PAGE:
LIMA, Peru (AP) — Foreign tourists are flocking to a group of rocky islands a few miles off the coast of Peru’s capital for a once-in-a-lifetime experience: a chance to swim with sea lions.
The 39 rocky islands near Lima are home to an untold number of sea lions who bathe gracefully and feast on abundant fish that thrive in the cold-water Humboldt current.
But activists warn that the largely unregulated eco-tourism activity could be potentially dangerous and disruptive to the wild animals and their habitat.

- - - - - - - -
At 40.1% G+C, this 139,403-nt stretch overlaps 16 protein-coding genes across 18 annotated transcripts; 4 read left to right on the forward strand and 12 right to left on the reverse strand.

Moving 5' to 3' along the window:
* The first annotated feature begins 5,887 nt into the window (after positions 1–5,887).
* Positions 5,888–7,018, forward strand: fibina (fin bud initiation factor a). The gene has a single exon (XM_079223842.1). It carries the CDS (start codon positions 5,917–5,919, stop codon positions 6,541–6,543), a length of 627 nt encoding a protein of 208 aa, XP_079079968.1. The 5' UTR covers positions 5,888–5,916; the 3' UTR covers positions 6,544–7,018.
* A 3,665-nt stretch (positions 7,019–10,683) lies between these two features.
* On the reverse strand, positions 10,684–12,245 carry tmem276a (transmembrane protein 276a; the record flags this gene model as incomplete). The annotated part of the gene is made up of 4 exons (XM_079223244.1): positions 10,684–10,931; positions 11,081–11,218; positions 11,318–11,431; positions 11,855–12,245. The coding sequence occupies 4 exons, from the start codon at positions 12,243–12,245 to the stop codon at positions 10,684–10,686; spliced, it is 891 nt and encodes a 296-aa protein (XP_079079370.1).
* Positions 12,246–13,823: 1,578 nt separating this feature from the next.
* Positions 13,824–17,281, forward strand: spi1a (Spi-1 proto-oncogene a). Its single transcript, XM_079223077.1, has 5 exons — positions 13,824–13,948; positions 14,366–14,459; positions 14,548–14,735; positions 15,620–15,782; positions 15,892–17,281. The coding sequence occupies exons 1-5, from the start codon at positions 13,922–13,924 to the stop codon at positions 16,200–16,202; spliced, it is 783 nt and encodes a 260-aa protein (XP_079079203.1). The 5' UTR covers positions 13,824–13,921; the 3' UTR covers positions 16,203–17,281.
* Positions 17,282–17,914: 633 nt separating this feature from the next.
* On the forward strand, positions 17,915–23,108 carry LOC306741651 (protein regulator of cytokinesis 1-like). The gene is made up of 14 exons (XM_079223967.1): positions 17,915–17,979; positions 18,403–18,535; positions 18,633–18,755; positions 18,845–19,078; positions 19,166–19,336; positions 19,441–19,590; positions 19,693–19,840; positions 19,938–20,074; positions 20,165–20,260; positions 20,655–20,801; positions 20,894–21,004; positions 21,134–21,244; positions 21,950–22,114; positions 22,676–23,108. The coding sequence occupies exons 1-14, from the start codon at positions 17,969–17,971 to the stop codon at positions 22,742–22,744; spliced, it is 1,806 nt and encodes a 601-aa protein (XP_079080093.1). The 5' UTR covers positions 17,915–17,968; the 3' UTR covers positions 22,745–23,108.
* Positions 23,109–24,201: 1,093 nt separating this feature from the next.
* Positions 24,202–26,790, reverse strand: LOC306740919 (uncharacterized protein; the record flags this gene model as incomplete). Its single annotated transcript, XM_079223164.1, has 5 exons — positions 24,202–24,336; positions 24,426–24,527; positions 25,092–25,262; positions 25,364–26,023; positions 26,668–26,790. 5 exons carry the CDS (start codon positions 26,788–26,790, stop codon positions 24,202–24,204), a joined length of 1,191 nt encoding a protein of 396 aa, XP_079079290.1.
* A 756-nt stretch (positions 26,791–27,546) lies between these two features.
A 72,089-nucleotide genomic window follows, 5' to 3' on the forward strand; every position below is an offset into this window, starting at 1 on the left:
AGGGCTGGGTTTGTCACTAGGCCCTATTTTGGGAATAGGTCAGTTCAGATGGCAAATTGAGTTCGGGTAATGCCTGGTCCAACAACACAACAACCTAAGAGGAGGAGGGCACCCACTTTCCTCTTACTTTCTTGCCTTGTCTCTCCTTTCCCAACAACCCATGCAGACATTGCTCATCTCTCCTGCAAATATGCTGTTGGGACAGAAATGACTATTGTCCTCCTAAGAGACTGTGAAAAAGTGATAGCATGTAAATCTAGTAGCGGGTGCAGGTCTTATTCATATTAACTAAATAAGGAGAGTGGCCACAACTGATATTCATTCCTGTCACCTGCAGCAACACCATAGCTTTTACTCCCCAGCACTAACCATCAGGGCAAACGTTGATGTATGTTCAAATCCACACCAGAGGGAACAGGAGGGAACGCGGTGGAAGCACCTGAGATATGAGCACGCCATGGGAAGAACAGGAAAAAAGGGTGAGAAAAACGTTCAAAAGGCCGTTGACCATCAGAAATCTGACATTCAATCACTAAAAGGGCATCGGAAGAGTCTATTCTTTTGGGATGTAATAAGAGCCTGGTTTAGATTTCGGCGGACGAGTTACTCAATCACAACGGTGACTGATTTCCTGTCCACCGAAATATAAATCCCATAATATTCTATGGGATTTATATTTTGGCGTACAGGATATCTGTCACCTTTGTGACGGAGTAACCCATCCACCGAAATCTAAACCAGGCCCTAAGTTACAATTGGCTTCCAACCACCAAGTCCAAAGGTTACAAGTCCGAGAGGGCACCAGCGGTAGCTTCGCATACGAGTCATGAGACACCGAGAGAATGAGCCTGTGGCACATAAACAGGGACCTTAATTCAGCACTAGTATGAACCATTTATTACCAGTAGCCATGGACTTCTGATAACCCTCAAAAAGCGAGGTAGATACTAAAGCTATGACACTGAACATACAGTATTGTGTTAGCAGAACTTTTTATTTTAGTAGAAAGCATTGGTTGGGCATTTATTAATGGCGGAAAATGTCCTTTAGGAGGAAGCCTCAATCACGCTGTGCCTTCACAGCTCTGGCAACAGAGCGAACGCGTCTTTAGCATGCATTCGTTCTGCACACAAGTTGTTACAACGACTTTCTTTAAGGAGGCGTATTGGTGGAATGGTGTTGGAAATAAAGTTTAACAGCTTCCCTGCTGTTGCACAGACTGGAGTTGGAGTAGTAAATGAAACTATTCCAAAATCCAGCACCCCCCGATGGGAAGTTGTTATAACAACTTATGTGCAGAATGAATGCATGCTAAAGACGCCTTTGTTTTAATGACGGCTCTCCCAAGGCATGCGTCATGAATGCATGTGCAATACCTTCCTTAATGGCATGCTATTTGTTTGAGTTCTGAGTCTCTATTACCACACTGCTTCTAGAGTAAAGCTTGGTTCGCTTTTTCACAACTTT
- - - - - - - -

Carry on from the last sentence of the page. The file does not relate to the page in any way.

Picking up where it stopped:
Last year, more than 20,000 tourists visited the sea lion reserve, according to the government, with most stopping at Palomino island about 3 miles (5 kilometers) from the coast.
Many tourists swim just feet away from the giant mammals and snap selfies near the rocks. Small motor boats shuttle onlookers past the island throughout the day.
Local tour operators appear grateful for the boost.
Peru has earned a growing reputation for world-class cuisine, and the sea lions have become another offering for travelers seeking out better-known attractions like the Incan site of Machu Picchu.
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